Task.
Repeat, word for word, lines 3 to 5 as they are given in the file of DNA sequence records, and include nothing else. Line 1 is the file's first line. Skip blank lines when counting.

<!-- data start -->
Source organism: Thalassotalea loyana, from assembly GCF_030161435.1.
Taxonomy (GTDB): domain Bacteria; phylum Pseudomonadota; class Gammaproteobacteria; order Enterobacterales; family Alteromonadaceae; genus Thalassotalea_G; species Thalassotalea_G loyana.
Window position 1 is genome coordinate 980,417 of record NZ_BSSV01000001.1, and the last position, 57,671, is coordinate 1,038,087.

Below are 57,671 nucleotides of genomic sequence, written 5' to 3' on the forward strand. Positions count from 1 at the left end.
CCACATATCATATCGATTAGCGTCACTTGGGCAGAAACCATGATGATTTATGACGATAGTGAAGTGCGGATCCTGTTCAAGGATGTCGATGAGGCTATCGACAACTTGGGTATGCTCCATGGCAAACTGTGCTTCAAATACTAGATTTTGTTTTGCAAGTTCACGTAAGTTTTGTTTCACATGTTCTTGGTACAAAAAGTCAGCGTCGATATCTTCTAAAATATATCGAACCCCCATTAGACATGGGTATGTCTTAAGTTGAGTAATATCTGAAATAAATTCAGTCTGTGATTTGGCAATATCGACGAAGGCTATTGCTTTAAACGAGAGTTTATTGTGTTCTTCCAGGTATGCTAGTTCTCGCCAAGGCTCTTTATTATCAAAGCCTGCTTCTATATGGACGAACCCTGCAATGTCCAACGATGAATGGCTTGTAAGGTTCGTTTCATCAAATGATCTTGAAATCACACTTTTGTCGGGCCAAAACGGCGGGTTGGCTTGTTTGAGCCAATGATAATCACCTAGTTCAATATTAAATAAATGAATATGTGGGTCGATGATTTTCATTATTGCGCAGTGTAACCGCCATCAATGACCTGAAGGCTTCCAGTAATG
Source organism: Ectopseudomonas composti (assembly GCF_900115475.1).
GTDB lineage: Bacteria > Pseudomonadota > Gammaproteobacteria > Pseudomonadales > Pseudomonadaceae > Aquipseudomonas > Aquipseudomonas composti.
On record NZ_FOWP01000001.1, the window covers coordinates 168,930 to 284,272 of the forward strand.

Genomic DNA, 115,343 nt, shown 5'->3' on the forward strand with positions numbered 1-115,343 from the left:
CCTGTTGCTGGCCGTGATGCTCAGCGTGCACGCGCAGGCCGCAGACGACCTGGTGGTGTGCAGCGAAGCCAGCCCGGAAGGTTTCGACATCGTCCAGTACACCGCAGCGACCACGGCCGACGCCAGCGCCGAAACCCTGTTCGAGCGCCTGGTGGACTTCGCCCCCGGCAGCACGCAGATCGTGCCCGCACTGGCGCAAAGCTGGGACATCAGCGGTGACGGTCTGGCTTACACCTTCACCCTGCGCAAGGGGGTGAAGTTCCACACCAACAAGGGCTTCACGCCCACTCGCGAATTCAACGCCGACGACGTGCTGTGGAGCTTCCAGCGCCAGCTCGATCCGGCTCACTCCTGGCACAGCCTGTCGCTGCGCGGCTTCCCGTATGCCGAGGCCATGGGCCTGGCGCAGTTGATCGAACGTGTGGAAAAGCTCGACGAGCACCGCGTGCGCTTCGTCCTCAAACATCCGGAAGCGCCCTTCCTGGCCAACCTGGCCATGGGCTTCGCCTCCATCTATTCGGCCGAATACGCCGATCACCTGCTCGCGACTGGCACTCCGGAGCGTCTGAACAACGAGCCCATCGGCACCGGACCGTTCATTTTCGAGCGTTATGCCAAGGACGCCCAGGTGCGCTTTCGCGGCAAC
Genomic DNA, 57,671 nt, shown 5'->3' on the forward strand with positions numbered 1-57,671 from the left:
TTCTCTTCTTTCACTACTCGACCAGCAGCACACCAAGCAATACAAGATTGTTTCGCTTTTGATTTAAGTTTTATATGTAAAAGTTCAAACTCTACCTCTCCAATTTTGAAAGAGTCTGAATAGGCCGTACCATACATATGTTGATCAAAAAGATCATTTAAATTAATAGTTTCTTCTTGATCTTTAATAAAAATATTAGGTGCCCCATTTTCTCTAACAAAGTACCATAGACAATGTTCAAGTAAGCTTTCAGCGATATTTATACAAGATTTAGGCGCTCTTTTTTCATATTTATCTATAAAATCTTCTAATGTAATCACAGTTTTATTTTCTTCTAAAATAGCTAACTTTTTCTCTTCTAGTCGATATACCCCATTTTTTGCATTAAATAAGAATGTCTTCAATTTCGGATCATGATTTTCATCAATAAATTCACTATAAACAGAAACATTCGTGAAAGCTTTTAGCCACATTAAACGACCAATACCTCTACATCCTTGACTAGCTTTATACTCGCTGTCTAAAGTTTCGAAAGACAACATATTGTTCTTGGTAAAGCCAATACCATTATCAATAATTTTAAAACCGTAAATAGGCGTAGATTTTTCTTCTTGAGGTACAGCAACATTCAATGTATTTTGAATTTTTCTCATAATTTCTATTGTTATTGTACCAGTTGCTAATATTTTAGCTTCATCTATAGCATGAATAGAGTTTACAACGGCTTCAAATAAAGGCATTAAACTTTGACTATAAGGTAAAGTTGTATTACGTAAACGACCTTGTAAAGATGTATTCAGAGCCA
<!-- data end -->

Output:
Window position 1 is genome coordinate 980,417 of record NZ_BSSV01000001.1, and the last position, 57,671, is coordinate 1,038,087.

Below are 57,671 nucleotides of genomic sequence, written 5' to 3' on the forward strand. Positions count from 1 at the left end.
CCACATATCATATCGATTAGCGTCACTTGGGCAGAAACCATGATGATTTATGACGATAGTGAAGTGCGGATCCTGTTCAAGGATGTCGATGAGGCTATCGACAACTTGGGTATGCTCCATGGCAAACTGTGCTTCAAATACTAGATTTTGTTTTGCAAGTTCACGTAAGTTTTGTTTCACATGTTCTTGGTACAAAAAGTCAGCGTCGATATCTTCTAAAATATATCGAACCCCCATTAGACATGGGTATGTCTTAAGTTGAGTAATATCTGAAATAAATTCAGTCTGTGATTTGGCAATATCGACGAAGGCTATTGCTTTAAACGAGAGTTTATTGTGTTCTTCCAGGTATGCTAGTTCTCGCCAAGGCTCTTTATTATCAAAGCCTGCTTCTATATGGACGAACCCTGCAATGTCCAACGATGAATGGCTTGTAAGGTTCGTTTCATCAAATGATCTTGAAATCACACTTTTGTCGGGCCAAAACGGCGGGTTGGCTTGTTTGAGCCAATGATAATCACCTAGTTCAATATTAAATAAATGAATATGTGGGTCGATGATTTTCATTATTGCGCAGTGTAACCGCCATCAATGACCTGAAGGCTTCCAGTAATG